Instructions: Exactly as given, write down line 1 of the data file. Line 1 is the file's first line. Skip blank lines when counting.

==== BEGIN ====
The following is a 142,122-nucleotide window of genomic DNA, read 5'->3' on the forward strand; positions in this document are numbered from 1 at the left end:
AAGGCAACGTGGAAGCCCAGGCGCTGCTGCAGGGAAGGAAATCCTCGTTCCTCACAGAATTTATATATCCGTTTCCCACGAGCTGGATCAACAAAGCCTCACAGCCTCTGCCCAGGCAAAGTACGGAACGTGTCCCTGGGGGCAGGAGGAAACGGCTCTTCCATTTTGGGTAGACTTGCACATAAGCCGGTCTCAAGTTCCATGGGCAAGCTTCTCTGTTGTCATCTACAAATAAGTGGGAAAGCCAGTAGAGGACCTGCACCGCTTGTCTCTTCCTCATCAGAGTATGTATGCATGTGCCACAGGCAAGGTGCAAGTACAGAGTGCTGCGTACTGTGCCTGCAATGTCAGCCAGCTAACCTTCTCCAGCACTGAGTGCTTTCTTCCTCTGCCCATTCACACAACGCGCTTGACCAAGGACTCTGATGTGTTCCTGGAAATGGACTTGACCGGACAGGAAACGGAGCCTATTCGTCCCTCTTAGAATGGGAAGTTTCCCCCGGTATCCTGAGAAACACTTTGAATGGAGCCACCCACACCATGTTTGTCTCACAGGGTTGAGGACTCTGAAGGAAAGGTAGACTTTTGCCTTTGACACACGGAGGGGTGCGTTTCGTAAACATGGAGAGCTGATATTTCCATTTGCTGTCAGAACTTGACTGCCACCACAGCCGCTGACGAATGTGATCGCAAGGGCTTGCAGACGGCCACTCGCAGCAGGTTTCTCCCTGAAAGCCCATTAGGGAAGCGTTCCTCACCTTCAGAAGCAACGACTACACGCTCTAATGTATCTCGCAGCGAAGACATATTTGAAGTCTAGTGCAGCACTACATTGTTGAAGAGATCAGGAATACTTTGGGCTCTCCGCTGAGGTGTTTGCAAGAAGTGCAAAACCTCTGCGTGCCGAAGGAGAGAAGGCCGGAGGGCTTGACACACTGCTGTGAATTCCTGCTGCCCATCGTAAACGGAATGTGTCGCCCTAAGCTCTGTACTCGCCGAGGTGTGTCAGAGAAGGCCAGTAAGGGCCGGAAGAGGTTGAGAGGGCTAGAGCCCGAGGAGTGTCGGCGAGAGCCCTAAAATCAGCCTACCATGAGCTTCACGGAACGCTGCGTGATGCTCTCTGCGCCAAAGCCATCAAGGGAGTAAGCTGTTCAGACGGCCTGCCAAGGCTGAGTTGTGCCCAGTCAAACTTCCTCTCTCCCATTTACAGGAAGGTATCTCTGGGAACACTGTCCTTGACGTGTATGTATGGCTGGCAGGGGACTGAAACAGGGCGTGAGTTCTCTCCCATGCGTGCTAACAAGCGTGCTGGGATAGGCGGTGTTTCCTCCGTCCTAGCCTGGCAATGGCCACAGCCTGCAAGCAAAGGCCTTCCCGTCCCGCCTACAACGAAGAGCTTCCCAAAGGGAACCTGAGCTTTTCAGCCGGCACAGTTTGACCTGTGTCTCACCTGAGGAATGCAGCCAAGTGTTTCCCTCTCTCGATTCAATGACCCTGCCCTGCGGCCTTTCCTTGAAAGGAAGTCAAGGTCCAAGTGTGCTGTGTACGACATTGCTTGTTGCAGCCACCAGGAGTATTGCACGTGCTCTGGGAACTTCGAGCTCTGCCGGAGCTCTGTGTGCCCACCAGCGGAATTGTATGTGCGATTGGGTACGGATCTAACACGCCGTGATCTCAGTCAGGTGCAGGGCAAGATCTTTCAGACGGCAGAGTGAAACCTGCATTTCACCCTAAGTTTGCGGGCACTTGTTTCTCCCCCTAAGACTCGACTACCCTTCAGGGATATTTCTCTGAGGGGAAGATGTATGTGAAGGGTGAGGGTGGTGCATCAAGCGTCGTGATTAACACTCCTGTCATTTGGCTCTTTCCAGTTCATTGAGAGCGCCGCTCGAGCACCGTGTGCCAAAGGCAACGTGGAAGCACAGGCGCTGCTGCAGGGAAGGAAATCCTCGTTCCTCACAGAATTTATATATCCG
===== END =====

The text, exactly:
The following is a 142,122-nucleotide window of genomic DNA, read 5'->3' on the forward strand; positions in this document are numbered from 1 at the left end: